In addition to losing the standard tools, I had to invest time in creating my own tools to support common C ++ code. Most importantly, a custom build system was required to create libraries that contain C ++ code, as well as Java and Objective-C shells. It should generate goals that both Xcodebuild and Gradle understand. Creating such a system took us a lot of resources, because it had to be constantly updated to support changes in the two build systems.
Platform Override for Platform Differences
Although iOS and Android are “mobile applications” that usually provide the same features, there are certain differences in the platforms themselves that affect the implementation. For example, how an application performs background tasks. Even similar things can start to differ greatly over time (for example, interacting with the camera).
As a result, you cannot just write code once and run it on another platform. You need to spend a lot of time integrating and coding for a specific platform, and sometimes this code ends right at the C ++ level!Theoretical savings from writing code only once does not correspond to reality, which immediately greatly reduces the effectiveness of this approach.
Overhead for hiring, training and retaining developers
Last, but not least, is the cost of training and / or hiring developers to work with our very peculiar stack. When Dropbox started using this mobile strategy, we had a core group of experienced C ++ developers. This group launched the C ++ project and trained other mobile developers.
Over time, these developers went to other teams and other companies. The remaining did not have enough experience to fill the gap in technical leadership, and it became increasingly difficult to find experienced engineers with the appropriate C ++ experience who are interested in developing for mobile devices.
As a result, we were faced with a real lack of critical knowledge to maintain the C ++ code base. Only two options remained, and each required significant effort:
- Find and hire candidates with a very specific set of skills (we tried unsuccessfully for a year).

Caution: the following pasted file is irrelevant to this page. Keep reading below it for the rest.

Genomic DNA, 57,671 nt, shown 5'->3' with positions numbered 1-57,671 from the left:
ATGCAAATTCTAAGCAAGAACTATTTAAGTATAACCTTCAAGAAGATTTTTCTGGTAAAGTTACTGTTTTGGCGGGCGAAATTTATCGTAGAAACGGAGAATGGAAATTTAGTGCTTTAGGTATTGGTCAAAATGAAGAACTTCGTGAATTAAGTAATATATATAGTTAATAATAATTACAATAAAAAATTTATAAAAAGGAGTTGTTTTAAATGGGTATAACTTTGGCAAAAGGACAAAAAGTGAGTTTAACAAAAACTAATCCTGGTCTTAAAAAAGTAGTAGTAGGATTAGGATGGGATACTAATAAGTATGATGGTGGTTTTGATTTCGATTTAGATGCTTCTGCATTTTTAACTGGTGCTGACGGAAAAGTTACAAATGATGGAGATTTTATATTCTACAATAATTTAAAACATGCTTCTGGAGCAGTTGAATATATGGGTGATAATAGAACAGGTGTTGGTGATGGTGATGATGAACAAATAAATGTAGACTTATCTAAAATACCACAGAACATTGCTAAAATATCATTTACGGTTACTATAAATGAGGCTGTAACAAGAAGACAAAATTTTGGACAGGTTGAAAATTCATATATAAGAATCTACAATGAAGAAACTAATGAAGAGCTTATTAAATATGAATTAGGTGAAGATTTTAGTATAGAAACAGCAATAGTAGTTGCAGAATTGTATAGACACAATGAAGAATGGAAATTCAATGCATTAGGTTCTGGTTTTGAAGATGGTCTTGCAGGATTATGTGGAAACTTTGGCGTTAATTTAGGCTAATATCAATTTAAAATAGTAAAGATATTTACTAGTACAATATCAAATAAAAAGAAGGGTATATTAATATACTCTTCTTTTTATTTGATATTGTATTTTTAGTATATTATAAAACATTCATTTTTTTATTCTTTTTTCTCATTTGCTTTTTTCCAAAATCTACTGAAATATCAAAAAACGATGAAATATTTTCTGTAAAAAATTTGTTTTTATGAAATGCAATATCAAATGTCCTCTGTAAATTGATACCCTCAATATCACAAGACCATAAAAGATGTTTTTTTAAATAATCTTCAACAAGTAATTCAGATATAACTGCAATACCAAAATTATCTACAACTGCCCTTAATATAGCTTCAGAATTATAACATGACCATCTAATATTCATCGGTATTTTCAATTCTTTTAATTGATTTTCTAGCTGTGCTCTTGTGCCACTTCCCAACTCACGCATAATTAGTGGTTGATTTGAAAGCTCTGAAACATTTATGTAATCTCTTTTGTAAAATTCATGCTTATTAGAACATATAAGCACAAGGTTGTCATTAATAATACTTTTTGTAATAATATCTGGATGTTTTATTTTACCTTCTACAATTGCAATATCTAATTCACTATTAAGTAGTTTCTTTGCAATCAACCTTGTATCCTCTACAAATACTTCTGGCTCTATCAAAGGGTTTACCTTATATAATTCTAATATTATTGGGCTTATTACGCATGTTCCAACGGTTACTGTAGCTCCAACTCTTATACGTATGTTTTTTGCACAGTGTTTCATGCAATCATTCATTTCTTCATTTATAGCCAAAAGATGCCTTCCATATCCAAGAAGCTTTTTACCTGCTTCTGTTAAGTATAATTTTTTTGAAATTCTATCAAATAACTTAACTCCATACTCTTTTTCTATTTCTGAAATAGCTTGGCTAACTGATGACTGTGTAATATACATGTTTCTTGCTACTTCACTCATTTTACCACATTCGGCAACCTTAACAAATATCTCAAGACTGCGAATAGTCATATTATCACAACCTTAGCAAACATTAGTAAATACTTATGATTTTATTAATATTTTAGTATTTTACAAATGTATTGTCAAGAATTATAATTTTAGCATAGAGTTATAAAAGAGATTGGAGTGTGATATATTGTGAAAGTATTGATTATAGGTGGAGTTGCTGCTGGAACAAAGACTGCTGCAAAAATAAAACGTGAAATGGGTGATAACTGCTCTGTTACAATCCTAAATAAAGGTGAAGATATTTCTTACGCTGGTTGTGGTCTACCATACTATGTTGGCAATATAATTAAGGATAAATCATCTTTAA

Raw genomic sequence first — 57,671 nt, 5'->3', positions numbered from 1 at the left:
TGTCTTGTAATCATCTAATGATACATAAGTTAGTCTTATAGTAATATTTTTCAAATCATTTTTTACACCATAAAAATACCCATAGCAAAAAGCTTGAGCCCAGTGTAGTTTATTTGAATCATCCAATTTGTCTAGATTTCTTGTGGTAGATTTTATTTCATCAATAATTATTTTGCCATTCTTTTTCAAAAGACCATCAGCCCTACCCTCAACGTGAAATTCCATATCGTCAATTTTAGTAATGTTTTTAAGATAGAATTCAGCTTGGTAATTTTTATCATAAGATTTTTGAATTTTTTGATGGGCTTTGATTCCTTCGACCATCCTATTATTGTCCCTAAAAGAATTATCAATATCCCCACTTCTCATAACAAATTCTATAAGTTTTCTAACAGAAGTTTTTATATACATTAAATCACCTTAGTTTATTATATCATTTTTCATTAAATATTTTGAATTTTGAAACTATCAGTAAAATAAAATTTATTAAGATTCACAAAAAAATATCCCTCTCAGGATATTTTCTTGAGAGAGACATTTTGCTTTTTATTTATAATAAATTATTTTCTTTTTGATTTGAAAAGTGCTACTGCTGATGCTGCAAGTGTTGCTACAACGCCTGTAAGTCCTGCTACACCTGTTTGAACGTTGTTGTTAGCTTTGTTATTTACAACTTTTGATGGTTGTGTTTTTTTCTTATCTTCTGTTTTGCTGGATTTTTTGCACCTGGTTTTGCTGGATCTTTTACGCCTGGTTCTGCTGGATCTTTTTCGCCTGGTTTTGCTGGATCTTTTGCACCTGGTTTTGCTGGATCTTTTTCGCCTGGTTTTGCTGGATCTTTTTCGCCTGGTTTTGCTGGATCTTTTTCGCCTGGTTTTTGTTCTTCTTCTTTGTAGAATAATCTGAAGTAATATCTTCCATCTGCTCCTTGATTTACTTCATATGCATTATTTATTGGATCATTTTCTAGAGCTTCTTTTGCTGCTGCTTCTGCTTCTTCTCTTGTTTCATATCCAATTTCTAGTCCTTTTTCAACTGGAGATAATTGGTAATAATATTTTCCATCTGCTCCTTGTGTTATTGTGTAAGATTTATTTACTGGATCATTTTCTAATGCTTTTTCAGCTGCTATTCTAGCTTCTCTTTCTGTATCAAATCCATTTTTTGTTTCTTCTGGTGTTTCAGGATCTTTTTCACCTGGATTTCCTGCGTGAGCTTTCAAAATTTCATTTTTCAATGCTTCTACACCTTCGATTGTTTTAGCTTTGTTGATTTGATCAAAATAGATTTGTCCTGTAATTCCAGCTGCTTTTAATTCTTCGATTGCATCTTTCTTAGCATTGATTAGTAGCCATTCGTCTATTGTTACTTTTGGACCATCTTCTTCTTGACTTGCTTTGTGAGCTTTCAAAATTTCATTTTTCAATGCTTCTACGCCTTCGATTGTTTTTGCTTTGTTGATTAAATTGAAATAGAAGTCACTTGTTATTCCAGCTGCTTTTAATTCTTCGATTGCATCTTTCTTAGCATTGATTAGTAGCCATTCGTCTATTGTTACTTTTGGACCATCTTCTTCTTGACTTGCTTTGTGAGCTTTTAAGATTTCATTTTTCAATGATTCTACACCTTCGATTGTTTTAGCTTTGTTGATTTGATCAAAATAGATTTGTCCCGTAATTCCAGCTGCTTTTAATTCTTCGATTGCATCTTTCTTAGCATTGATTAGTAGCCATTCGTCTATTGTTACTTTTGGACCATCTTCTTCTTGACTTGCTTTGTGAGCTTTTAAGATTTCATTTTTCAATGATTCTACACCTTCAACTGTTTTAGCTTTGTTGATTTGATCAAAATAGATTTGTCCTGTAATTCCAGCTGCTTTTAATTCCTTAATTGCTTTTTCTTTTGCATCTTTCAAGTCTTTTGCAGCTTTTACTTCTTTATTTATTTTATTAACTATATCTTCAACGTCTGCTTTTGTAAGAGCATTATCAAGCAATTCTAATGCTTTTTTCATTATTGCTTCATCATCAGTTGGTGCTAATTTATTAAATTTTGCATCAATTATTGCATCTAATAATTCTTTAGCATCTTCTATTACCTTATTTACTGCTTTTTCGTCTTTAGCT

- Train your own mobile (or C ++) developers, which is almost impossible to do in the absence of seniors with the right set of skills to complete the training. Even when the main group had not yet dispersed, mobile developers were usually not interested in C ++, so finding people to learn was also a big problem.
In addition to hiring, the release of its own technology stack created a holdover problem - mobile developers simply did not want to work on a C ++ project. This caused many talented engineers to leave the project instead of continuing to suffer with a poorly maintained custom stack. In general, the community of mobile developers is very dynamic - new technologies and models appear frequently and are implemented quickly. Top engineers love to keep their skills up to date.
A mature product with a standard stack is not easy to keep up to date. You sacrifice novelty for stability. This problem increases significantly if you lock yourself in a custom stack outside the wider mobile ecosystem.
Once, writing code once for different platforms seemed like a great deal, but the associated costs outweighed its advantages (which in any case were less than expected). In the end, we no longer use a common code base through C ++ (or any other non-standard way), but write code in our native languages for each platform.
In addition, we want our engineers to feel good and be able to contribute to the community. That is why we have decided to bring our practice into line with industry standards.